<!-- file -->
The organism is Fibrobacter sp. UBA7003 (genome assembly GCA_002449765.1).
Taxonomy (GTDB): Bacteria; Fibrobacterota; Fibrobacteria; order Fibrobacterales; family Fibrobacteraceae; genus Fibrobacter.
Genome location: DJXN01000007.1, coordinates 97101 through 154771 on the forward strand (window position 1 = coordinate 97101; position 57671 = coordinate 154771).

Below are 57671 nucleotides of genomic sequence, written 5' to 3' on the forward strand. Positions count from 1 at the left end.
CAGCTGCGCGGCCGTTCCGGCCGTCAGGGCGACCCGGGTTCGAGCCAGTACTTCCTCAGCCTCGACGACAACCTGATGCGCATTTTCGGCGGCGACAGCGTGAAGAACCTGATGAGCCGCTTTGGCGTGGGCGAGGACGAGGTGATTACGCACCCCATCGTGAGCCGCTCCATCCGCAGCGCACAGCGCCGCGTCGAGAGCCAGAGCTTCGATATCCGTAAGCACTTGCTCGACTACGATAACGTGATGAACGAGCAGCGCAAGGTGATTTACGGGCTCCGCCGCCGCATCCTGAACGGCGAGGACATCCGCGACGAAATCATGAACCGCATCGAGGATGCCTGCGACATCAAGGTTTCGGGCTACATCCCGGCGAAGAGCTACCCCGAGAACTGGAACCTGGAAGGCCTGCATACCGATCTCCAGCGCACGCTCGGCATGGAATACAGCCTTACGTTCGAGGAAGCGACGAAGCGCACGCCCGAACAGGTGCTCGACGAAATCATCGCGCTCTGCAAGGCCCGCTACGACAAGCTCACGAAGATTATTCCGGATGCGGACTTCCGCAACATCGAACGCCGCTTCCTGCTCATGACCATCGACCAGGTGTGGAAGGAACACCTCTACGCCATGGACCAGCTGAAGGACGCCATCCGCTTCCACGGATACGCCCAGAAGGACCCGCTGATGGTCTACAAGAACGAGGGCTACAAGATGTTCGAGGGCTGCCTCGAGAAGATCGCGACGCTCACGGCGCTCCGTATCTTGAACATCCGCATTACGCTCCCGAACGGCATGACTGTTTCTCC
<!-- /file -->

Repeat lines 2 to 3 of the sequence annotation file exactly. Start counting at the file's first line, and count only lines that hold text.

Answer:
Taxonomy (GTDB): Bacteria; Fibrobacterota; Fibrobacteria; order Fibrobacterales; family Fibrobacteraceae; genus Fibrobacter.
Genome location: DJXN01000007.1, coordinates 97101 through 154771 on the forward strand (window position 1 = coordinate 97101; position 57671 = coordinate 154771).